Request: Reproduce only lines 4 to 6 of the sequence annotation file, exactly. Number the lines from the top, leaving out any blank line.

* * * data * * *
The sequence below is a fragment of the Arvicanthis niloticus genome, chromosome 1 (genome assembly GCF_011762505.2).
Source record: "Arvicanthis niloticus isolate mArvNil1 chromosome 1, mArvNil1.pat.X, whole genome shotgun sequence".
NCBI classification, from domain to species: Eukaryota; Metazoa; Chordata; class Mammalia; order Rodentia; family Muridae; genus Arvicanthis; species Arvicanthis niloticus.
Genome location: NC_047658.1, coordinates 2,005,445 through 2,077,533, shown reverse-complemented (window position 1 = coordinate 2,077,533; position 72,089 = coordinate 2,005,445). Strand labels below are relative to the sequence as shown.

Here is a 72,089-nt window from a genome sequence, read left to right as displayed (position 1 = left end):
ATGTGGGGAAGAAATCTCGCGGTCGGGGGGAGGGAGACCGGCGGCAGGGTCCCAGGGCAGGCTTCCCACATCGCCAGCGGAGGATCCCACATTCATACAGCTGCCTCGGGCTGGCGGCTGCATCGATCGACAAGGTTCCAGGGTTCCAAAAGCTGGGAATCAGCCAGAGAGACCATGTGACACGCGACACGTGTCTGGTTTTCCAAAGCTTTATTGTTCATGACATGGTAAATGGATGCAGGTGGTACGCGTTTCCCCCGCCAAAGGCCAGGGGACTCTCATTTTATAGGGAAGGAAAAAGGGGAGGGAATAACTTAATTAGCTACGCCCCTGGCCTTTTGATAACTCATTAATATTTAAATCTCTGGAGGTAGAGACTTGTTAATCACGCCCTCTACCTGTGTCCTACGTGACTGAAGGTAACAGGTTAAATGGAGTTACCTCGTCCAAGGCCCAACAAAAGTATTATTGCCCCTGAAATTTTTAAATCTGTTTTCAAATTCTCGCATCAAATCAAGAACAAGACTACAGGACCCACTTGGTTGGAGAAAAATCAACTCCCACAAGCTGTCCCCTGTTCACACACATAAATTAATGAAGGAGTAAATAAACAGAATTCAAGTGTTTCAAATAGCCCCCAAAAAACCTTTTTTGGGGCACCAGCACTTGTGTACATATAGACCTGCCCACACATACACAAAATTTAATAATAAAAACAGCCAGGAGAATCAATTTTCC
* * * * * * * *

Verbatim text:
Genome location: NC_047658.1, coordinates 2,005,445 through 2,077,533, shown reverse-complemented (window position 1 = coordinate 2,077,533; position 72,089 = coordinate 2,005,445). Strand labels below are relative to the sequence as shown.

Here is a 72,089-nt window from a genome sequence, read left to right as displayed (position 1 = left end):
ATGTGGGGAAGAAATCTCGCGGTCGGGGGGAGGGAGACCGGCGGCAGGGTCCCAGGGCAGGCTTCCCACATCGCCAGCGGAGGATCCCACATTCATACAGCTGCCTCGGGCTGGCGGCTGCATCGATCGACAAGGTTCCAGGGTTCCAAAAGCTGGGAATCAGCCAGAGAGACCATGTGACACGCGACACGTGTCTGGTTTTCCAAAGCTTTATTGTTCATGACATGGTAAATGGATGCAGGTGGTACGCGTTTCCCCCGCCAAAGGCCAGGGGACTCTCATTTTATAGGGAAGGAAAAAGGGGAGGGAATAACTTAATTAGCTACGCCCCTGGCCTTTTGATAACTCATTAATATTTAAATCTCTGGAGGTAGAGACTTGTTAATCACGCCCTCTACCTGTGTCCTACGTGACTGAAGGTAACAGGTTAAATGGAGTTACCTCGTCCAAGGCCCAACAAAAGTATTATTGCCCCTGAAATTTTTAAATCTGTTTTCAAATTCTCGCATCAAATCAAGAACAAGACTACAGGACCCACTTGGTTGGAGAAAAATCAACTCCCACAAGCTGTCCCCTGTTCACACACATAAATTAATGAAGGAGTAAATAAACAGAATTCAAGTGTTTCAAATAGCCCCCAAAAAACCTTTTTTGGGGCACCAGCACTTGTGTACATATAGACCTGCCCACACATACACAAAATTTAATAATAAAAACAGCCAGGAGAATCAATTTTCC